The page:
Learn how to take the Flipped Classroom student engagement strategy to a new level with the Portland Community College workshop on the Flipped+ Classroom. PCC Instructors Jessica Bernards and Wendy Fresh have seen how to create deeper engagement with students without putting them on the spot and still allowing them the flexibility to take extra time outside of class to push themselves and learn new concepts.
What is Flipped+?
Jessica Bernards and Wendy Fresh teach math using short videos outside of class via a compilation of innovative programming and in-class practices and projects that foster engagement with the material toward mastery.
More so than in a typical Flipped classroom, the videos aim to be particularly short, usually under 10 minutes, and contain essential questions answered to maintain strong engagement during video watching. There are also notes to fill in about the videos, further increasing engagement.
Classroom activities are focused on fun but also on tackling the most challenging elements of the projects. They start with one hour to address any common misconceptions and build a shared understanding of the material from the videos, and then group or individual problem solving takes up the second hour. However, this isn't a disengaged hour for the teachers: they put in a mile or two of walking, they say, checking with students and addressing in-the-moment challenges of the "homework."
In this way, the approach is similar to other Flipped classrooms, which acknowledge that passive learning (the video elements) can be done more effectively in a self-paced environment. Simultaneously, "homework questions" are better done with an expert handy to help when needed. Flipped+ builds on this foundation by emphasizing elements like engagement during video work, careful in-class encouragement so that students don't feel ashamed or left behind when they don't understand, and strategies for handling other challenges doing a Flipped+ classroom while teaching remotely.
How Effective is Flipped+?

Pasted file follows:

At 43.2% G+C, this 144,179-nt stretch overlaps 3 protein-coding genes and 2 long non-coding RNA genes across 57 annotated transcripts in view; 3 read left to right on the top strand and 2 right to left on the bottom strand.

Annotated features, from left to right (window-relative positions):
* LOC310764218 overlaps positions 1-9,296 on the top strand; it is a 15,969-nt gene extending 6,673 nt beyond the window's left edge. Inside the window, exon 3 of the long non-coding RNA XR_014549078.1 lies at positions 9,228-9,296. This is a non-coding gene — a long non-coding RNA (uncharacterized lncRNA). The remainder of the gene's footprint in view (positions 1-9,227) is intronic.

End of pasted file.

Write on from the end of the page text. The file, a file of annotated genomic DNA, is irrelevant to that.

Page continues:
Part of why Bernards and Fresh want to share their strategies with the world is the major effectiveness they've encountered. They compared three years before Flipped+ and three years with it and saw some fantastic jumps in their college algebra courses. The number of A's earned increased by 27 percent, and pass rates grew by 10 percent; more significant gains were seen in a Trigonometry class study. Also, fewer students withdrew from the course entirely, which points to the possibility that students feel more encouraged to persist in this learning model.
How Does it Work Differently From Traditional Flipped Classrooms?
Flipped+ focuses its strategy on using multiple short videos with accountability questions and notes instead of long lectures or readings, which can sometimes lose student interest and result in them being underprepared for the class component. They also focused on creating the in-person "homework" experience, not entirely individual, instead of incorporating group activities and breakouts that help gamify the initial engagement with the work. It's the Flipped concept, but with additional focus on student engagement and enjoyment of the material.
Benefits of This Type of Learning Environment
There are a variety of ways that Flipped+ holds student interest even when they find concepts in class challenging. It feels safe because students know that by rewatching videos and pausing whenever they need to process, they can learn at their own pace. In-class activities and explorations are designed not to call out those who are struggling but rather to boost their interactions with those who understand the concept and with the teacher. As a result, more students come to class, and more students stick with the courses they sign up for.
Working through homework problems in class normalizes the process of trying something difficult, asking for help, and moving forward afterward, removing some stigma for not immediately understanding all concepts while also promoting a growth mindset. Because instructors walk around and work with students, the connections are more thoroughly formed, and students seem to withdraw less often since they get the chance to trust the instructor earlier on in the course. It also gives teachers better information about struggling with the concepts before major assessments, allowing them to intervene more intensively before a lousy grade.
What Will Teachers Who Enroll in This Workshop Learn?
This remote workshop will show fellow educators how to apply the Flipped+ model in their small classrooms and in-person teaching contexts, personalizing their subject matter, not just math. The lessons from Bernards and Fresh will start from planning videos that are easy to understand, accessible to students, and use time effectively. They'll then work on creating video worksheets, creating in-class assignments, and participating in the synchronous portion of the class as an effective facilitator. There will also be time to discuss handling students who don't do the pre-work and implement Flipped+ strategies gradually if a wholesale adoption of this strategy isn't right for you yet.
Learn with other educators how to do Flipped+ work for you and your subject area while bringing in better student engagement than you've ever seen. Portland Community College is here to support educators as they continue to be lifelong learners, finding and sharing new strategies for excellence over the years!